Why There’s A No-Fly Zone Over Ferguson, Missouri


On Tuesday, a freelance journalist noticed that a no-fly zone had been issued over Ferguson, Missouri, the site of the recent protests over police violence.

Residents have taken to the streets to express their anger at the death of Michael Brown, an unarmed 18-year-old shot dead by a police officer there. Witnesses allege that Brown was innocent and doing nothing but jaywalking, while police officials have stayed vague on the topic. In recent days, the protests have become violent, with police officers using rubber bullets and tear gas to quell unrest.

The reason listed on the Federal Aviation Commission’s website for the no-fly zone over the city is “TO PROVIDE A SAFE ENVIRONMENT FOR LAW ENFORCEMENT ACTIVITIES.”

To get more of a sense of what that means, ThinkProgress called the helicopter dispatcher at the St. Louis County Police Department. St. Louis, not Ferguson, has been “responsible for crowd control,” a Ferguson Police spokesperson said.

According to the dispatcher, the department originally requested the no-fly zone — for certain flights; “the ceiling is only at 5,000 feet,” the dispatcher said, though the website actually lists 3,000 feet — for 24 hours. The department then asked the FAA to extend the ban on flying.

The reason? “It’s just for a no fly zone because we have multiple helicopters maneuvering in the area and we were having some problems with news aircrafts flying around there,” the dispatcher, who would only identify himself by his first name, Chris, said.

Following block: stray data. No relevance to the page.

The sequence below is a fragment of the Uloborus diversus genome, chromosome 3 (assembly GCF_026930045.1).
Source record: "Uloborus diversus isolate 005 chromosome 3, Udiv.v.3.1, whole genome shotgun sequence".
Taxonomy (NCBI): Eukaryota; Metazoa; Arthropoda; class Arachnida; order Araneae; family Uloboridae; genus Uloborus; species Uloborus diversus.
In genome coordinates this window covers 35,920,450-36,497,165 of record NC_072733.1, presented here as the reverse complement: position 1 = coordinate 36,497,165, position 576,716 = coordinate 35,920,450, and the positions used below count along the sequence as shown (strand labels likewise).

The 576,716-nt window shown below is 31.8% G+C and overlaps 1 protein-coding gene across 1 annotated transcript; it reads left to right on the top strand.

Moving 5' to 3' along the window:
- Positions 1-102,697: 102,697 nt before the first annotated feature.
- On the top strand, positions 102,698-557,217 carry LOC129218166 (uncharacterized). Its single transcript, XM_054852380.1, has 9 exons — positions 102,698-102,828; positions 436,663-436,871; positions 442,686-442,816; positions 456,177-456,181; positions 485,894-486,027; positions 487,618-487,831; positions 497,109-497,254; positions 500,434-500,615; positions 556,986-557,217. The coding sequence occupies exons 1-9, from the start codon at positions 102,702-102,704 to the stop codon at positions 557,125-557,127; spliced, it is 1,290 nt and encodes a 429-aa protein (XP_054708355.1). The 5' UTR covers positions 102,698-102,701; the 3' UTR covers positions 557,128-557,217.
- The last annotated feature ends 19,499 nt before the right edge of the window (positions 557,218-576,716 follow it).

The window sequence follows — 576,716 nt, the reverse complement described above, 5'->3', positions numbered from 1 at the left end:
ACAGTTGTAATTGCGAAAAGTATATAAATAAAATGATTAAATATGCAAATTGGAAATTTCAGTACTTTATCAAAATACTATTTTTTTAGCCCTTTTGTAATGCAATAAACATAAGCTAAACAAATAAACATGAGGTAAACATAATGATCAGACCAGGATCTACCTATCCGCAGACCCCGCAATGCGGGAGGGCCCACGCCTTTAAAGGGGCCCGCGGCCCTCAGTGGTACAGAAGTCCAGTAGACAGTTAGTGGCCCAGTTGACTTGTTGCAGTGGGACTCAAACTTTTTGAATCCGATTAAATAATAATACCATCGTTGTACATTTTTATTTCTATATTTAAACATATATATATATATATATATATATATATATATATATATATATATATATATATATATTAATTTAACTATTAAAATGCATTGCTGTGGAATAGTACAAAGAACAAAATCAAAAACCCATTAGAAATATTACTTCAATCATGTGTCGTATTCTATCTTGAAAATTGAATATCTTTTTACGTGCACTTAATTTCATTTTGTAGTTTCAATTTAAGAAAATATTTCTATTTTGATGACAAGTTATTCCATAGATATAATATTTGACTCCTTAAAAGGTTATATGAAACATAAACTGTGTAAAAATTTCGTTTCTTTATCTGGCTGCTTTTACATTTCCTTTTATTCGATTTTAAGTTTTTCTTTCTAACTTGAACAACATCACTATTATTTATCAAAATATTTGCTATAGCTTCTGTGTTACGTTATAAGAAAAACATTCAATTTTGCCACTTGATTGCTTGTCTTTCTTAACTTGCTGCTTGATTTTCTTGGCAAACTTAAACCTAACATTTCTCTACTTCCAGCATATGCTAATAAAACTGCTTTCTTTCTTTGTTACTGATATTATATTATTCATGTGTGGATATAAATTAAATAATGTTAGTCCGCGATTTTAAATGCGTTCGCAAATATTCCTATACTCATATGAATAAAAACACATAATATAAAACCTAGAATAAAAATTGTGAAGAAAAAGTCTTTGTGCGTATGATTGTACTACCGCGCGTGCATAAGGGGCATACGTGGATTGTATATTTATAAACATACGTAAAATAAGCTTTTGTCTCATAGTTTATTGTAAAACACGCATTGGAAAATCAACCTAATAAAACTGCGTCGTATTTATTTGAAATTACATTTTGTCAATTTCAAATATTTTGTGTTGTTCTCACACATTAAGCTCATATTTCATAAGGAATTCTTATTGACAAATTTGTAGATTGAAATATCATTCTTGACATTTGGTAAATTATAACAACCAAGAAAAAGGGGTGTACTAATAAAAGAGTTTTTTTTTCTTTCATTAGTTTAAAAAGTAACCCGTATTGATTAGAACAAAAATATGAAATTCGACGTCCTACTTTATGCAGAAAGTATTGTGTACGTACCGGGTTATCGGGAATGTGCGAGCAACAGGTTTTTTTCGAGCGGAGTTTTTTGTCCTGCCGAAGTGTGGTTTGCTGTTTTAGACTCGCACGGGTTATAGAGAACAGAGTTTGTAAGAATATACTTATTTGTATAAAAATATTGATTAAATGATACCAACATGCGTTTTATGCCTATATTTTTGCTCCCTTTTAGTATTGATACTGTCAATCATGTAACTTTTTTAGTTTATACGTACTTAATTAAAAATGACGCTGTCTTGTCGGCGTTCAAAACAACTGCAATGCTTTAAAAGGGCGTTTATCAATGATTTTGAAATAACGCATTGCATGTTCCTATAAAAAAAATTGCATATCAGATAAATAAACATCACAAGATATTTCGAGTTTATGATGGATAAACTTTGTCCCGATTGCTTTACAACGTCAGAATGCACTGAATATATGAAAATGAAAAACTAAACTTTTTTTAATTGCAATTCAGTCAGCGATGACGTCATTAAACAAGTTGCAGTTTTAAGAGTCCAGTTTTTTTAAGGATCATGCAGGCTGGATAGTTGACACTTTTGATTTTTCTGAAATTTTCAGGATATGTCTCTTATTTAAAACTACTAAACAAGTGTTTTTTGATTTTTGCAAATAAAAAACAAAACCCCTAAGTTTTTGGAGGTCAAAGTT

The effort to stop media from flying over the area to film is troubling, especially in light of reports that police have turned journalists away from the sites of the protests.

Chris said that police helicopters were a common occurrence over the city, but would not reveal whether there had been an increase in police helicopter presence as the protests have heated up.

It’s hard to get a sense of how often these requests are made, and a spokeswoman for the FAA was unable to immediately provide data to that effect. But a quick search over recent no-fly requests in the FAA database shows that most no-fly zones are issued either “TO PROVIDE A SAFE ENVIRONMENT FOR FIRE FIGHTING AVIATION OPERATIONS,” for a “VIP” — a situation when security forces clear the airspace for an important person like President Obama or a head of state — or for air shows. (One no-fly restriction over Socorro, New Mexico, was for the purpose of “EXPLOSIVE TESTING.”)


A spokesperson for the St. Louis County Police Department told NBC News that “police helicopter came under fire on 3 or 4 occasions, so we requested that the FAA put up a no-fly zone for the safety of pilots who would be in the area.” He said that no aircraft had been hit but that officers had seen shots fired into the air.

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The no-fly zone is set to lift on Monday at 8:00 pm. As of slightly before 9:00 am on Monday, a spokesperson told ThinkProgress that there are no current plans to extend it.

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